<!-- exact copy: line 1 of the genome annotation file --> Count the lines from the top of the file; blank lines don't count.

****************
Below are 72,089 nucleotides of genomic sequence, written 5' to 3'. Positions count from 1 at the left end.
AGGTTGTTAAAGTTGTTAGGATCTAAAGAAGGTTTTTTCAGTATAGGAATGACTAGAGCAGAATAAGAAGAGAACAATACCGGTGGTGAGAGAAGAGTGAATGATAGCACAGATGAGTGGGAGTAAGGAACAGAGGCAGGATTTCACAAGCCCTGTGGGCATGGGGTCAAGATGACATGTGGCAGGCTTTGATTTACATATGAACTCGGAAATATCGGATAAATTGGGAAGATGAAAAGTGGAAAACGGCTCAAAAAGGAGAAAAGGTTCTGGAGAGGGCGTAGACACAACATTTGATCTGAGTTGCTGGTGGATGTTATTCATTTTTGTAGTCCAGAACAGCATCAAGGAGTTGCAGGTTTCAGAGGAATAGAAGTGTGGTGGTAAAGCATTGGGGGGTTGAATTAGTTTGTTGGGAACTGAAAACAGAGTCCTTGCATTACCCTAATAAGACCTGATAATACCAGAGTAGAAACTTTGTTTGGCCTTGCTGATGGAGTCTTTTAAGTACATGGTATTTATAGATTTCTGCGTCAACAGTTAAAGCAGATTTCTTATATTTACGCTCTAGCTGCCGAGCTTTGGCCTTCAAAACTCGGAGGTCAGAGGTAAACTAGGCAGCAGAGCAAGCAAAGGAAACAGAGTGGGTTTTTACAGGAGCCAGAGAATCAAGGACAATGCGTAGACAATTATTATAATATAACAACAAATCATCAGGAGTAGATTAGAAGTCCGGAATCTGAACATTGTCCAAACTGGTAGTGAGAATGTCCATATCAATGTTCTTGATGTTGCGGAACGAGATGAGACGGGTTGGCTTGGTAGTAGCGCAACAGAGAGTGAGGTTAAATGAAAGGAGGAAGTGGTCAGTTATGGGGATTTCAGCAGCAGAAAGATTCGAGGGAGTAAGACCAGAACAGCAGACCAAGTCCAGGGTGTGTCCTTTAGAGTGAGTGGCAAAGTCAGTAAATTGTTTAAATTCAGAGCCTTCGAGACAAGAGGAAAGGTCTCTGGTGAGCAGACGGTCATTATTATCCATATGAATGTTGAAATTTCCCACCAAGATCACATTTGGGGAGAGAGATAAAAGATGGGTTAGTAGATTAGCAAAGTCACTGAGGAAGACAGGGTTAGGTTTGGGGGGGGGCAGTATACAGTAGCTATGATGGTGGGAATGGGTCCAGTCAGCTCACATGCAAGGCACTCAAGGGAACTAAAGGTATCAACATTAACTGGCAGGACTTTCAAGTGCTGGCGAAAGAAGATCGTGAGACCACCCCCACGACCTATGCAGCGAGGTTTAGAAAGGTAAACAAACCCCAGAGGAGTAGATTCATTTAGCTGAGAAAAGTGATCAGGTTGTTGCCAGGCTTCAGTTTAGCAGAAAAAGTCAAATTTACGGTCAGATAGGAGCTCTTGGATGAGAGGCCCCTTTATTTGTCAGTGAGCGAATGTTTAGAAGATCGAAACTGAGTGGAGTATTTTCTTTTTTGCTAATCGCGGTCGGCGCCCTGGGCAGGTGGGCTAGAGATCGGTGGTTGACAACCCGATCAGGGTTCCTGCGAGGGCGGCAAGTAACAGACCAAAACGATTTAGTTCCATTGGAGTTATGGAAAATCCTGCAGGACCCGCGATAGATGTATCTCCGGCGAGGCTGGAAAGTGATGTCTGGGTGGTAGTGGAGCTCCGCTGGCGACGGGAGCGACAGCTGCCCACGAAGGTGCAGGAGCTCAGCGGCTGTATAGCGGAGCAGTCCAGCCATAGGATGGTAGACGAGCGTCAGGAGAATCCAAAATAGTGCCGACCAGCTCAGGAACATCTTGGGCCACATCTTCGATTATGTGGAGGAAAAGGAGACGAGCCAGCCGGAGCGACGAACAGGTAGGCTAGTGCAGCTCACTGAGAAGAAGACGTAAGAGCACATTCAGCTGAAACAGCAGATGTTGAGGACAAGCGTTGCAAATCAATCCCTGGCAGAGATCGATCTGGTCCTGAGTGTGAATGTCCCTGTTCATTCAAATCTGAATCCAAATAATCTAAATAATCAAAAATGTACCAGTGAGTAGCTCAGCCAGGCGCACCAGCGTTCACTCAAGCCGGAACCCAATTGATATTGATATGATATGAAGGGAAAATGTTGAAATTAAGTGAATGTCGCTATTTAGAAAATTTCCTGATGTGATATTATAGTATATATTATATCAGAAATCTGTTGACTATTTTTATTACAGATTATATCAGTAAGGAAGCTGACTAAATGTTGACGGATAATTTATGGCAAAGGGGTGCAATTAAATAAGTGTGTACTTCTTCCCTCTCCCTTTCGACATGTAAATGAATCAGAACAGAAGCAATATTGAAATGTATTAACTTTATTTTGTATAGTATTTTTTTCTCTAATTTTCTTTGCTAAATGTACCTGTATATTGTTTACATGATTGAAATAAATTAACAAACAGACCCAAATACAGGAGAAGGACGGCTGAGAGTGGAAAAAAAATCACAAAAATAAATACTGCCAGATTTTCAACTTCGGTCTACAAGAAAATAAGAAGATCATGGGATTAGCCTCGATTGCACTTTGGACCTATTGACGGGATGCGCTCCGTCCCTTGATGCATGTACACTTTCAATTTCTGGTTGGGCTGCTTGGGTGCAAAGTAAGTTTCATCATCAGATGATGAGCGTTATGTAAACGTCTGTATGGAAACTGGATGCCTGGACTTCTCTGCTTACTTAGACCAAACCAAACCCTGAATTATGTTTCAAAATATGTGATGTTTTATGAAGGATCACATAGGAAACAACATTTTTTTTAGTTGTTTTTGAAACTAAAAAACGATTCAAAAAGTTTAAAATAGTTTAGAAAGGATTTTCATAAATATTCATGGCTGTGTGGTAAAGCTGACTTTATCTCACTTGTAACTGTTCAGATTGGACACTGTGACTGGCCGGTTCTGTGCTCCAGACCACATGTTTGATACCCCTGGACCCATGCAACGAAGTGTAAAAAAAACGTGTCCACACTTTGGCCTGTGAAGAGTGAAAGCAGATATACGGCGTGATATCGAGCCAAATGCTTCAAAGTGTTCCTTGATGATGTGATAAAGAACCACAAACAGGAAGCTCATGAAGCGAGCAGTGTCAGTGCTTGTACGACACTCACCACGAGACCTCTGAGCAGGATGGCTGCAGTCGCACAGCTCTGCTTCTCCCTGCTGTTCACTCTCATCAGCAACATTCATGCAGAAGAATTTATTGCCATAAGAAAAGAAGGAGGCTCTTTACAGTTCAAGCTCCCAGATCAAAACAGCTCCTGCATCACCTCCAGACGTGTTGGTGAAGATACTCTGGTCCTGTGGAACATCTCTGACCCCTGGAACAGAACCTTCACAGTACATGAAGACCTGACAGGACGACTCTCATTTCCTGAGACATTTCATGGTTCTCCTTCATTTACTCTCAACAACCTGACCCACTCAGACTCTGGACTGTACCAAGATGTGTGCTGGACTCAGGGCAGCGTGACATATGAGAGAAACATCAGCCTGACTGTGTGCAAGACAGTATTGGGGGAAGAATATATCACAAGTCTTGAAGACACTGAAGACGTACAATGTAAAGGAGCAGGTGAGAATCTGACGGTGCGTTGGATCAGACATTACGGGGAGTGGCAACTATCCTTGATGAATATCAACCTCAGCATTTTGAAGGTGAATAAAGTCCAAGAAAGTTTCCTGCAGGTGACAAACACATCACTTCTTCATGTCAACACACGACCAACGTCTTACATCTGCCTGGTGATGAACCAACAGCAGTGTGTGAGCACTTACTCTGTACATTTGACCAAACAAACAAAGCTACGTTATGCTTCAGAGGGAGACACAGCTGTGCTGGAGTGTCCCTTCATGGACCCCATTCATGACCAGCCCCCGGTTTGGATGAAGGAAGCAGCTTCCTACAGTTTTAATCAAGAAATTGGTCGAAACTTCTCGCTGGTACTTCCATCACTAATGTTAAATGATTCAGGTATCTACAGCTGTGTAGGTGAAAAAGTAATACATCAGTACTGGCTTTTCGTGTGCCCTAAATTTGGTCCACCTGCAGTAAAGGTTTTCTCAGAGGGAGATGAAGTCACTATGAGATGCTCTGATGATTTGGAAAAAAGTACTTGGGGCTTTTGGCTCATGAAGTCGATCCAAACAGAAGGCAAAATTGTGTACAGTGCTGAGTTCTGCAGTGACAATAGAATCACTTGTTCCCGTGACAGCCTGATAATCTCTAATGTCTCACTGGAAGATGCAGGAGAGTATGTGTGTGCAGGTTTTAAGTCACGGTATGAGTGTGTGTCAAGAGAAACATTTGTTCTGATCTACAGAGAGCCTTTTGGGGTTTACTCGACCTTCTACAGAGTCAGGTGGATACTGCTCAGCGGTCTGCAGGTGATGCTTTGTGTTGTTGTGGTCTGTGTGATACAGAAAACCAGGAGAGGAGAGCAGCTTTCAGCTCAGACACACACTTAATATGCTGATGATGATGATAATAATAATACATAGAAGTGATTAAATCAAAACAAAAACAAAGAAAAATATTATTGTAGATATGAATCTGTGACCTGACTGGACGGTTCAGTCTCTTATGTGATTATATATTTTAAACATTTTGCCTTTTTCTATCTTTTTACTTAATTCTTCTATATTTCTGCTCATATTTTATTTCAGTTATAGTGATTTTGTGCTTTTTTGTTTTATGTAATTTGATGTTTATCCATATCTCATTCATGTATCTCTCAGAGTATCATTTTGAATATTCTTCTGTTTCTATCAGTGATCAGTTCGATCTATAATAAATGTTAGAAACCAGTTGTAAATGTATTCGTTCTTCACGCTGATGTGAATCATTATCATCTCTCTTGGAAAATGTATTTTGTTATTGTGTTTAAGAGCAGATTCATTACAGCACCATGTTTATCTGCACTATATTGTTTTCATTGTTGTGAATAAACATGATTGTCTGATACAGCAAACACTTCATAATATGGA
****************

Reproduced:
Below are 72,089 nucleotides of genomic sequence, written 5' to 3'. Positions count from 1 at the left end.